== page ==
Late on the afternoon of Vocation Day, known on the civil calendar as July 17, 2016, Brendan Ryan ’08, ’10M.Ed., stepped before the offertory table in a chapel on the Notre Dame campus. He was six years out of the Alabama classroom where he had taught high school math as part of Alliance for Catholic Education (ACE) and four years into studies for the Catholic priesthood at Moreau Seminary.
Now he was giving a homily of sorts to 20 young men perched at a similar juncture between the classroom and the Church — two forms of service, two forms of vocation. As Ryan had, all were now serving in ACE, which had been founded by Notre Dame in the 1990s to provide teachers to parochial schools with especially needy students. And like him, all felt a certain persistent call to the consecrated life, one spent in the priesthood or a religious order.
Ryan told them about being conscripted as his school’s baseball coach, even though he hadn’t played the game in years and his team had neither uniforms nor a field. He told them about driving a bus 90 minutes to an away game and how amazing it was when his leadoff hitter singled to start the game and shouted in joy from first base.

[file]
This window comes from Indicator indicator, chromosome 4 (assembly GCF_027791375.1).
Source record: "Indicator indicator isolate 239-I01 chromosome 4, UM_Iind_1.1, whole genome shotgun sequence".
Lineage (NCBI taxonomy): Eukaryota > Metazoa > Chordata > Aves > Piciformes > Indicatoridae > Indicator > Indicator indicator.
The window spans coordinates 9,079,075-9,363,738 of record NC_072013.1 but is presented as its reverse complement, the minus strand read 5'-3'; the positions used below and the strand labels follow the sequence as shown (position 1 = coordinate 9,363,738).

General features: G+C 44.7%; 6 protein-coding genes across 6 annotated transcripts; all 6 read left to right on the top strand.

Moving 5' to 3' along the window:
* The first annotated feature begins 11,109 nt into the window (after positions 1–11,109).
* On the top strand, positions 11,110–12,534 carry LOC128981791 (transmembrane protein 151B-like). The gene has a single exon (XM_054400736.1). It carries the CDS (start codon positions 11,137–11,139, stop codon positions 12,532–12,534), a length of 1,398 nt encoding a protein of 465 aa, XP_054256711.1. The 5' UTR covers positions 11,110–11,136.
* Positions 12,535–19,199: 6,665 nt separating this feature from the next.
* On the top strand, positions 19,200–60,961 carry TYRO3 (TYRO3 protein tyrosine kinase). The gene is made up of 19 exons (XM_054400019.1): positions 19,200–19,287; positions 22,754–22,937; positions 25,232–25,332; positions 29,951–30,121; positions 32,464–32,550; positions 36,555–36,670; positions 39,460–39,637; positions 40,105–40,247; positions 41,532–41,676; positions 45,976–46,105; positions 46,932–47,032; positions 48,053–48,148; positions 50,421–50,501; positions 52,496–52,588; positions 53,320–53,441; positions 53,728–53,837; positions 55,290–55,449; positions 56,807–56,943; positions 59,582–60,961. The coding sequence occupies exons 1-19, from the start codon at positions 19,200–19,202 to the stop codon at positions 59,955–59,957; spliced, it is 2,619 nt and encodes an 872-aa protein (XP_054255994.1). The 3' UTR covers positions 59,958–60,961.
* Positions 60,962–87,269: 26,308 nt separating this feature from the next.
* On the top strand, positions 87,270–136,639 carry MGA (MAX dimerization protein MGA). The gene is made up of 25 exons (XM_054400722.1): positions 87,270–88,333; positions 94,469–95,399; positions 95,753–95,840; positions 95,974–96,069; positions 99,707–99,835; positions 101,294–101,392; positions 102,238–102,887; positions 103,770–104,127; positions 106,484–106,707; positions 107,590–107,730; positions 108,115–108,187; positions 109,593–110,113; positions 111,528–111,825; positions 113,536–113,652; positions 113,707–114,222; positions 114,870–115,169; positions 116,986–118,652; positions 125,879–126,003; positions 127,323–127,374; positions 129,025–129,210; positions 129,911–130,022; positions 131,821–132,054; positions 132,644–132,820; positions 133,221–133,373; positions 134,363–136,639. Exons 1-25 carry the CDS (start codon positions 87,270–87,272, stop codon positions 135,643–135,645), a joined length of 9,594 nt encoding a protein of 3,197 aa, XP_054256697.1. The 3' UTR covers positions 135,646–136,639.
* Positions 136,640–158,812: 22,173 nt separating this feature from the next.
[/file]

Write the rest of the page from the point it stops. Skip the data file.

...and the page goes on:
“I’ve had access to things I never would have otherwise,” Ryan, 30, told his rapt listeners. “Students will come to you in their darkest times. And they’ll come to you in their happiest times. It could only happen because of who and what you are in that community. It’s being part of something larger than yourself.”
His words, of course, were meant to appeal to an aspiration beyond being a teacher or a coach. He embodied and espoused a growing role for the ACE program as a pipeline for young men and women to commit their lives to religious service.
Of the 1,567 people who have completed the ACE program in its 23-year history, 42 have gone into formation for the priesthood or a religious order. Of them, nine men have completed seminary and been ordained as priests and one woman has taken her sisterly vows. Another 11 are still studying, while the remaining 21 left the process.